Last year 62,000 men were classed as economically inactive and looking after their family or home. In 1996, there were only 21,000 men in this category, according to analysis by the Office of National Statistics, compiled for The Spectator magazine.
Anastasia de Waal, head of families policy at the think tank Civitas, said society’s attitudes to gender roles had changed, while growing numbers of women were earning more than their partners.
"A few decades ago the idea of the primary carer being a man would have been emasculating," she said. "That has changed. Men feel much more comfortable with the idea."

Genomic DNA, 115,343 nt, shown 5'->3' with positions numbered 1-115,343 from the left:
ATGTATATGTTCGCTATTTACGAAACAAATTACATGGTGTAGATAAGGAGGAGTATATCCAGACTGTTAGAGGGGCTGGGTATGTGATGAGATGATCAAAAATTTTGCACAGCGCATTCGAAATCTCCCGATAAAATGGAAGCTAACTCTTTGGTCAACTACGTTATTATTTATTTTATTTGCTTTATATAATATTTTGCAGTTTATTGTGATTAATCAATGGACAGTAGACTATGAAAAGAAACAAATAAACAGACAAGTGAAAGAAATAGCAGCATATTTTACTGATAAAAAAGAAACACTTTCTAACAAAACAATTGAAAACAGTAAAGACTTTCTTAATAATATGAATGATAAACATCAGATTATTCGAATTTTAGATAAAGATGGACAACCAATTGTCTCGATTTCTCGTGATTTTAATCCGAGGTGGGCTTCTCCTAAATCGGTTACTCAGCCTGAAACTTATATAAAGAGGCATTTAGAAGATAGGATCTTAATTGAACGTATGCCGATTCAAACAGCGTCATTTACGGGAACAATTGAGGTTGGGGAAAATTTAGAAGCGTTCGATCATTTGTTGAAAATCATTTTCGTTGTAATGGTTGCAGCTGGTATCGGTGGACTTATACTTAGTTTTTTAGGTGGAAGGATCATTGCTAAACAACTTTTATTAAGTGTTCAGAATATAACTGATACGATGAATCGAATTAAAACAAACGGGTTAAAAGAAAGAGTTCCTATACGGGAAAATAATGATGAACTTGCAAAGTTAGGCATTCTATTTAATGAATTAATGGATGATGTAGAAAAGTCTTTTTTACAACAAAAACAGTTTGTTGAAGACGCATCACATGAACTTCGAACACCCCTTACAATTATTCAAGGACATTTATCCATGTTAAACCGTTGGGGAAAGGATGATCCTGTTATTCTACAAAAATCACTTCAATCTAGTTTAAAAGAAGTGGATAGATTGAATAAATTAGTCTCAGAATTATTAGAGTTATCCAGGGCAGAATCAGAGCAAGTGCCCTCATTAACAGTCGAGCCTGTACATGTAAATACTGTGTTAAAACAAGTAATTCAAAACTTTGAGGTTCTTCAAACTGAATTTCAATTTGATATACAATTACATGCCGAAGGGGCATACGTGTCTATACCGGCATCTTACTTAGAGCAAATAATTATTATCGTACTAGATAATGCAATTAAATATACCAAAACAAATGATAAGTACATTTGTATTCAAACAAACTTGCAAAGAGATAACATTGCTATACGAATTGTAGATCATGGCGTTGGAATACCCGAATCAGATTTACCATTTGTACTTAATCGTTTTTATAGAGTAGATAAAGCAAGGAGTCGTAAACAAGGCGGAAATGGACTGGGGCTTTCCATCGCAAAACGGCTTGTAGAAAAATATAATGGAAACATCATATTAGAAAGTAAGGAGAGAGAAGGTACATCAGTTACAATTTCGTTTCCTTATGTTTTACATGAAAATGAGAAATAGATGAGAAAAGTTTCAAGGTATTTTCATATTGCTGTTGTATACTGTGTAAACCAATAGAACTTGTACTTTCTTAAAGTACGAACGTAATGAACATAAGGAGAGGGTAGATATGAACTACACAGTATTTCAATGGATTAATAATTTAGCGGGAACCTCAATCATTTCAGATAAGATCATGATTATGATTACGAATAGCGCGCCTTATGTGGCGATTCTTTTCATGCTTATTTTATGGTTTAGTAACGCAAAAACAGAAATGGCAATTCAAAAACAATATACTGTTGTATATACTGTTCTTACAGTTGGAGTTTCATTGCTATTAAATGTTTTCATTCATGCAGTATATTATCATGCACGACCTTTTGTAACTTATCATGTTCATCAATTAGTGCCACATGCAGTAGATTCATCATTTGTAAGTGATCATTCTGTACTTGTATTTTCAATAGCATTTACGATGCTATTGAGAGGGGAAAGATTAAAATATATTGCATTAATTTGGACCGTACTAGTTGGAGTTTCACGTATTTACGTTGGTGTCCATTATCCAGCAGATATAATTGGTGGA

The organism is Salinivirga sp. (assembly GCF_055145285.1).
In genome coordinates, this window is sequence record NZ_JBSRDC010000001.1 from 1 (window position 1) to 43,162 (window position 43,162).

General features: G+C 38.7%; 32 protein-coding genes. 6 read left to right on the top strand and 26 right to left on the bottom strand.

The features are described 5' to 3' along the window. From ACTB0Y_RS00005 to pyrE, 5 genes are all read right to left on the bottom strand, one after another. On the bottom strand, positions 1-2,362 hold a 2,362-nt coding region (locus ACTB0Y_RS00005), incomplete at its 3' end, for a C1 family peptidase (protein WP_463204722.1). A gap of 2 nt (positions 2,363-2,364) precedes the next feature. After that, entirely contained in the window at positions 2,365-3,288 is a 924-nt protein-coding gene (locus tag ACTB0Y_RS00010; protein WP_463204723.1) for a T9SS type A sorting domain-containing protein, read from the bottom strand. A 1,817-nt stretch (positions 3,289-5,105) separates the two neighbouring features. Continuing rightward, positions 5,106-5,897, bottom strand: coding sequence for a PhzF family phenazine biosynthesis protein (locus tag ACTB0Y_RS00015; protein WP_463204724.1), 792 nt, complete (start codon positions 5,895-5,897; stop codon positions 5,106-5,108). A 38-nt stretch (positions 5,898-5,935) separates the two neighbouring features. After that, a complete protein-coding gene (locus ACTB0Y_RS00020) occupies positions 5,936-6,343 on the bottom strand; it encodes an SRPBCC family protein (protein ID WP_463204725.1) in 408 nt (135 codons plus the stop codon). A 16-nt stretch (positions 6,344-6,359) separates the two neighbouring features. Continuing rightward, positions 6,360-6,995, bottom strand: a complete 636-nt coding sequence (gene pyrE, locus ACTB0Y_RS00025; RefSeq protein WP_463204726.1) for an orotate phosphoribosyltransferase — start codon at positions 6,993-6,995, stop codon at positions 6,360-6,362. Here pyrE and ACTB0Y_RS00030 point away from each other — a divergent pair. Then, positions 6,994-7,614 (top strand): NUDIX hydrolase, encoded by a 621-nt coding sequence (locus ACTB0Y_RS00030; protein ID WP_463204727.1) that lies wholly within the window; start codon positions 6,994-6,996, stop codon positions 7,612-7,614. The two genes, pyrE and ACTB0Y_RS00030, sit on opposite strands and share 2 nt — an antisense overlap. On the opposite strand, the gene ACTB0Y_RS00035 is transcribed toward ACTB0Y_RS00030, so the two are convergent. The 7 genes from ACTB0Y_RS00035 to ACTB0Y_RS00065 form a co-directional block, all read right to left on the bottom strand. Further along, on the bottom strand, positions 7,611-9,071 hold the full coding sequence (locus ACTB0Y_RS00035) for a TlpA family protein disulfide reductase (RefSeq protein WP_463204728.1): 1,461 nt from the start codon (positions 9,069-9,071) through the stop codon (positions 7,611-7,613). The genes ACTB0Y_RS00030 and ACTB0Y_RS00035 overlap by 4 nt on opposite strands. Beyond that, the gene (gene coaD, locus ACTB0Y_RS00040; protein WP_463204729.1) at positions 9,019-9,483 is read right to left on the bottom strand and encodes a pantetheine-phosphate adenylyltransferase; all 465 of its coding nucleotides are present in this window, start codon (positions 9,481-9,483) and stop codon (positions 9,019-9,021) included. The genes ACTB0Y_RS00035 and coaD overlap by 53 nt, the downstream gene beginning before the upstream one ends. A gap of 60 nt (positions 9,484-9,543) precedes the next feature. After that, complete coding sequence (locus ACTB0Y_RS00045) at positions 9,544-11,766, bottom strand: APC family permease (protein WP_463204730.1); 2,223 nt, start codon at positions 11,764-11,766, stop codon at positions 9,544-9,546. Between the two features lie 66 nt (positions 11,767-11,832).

The true number of stay-at-home fathers could be much higher as the ONS figure does not take account of men who describe themselves as "artists" or "writers" who are "working from home".
A recent survey for the insurance company Aviva suggested that up to 1.4 million men in Britain were their children’s main carers.
By Tim Ross, Political Correspondent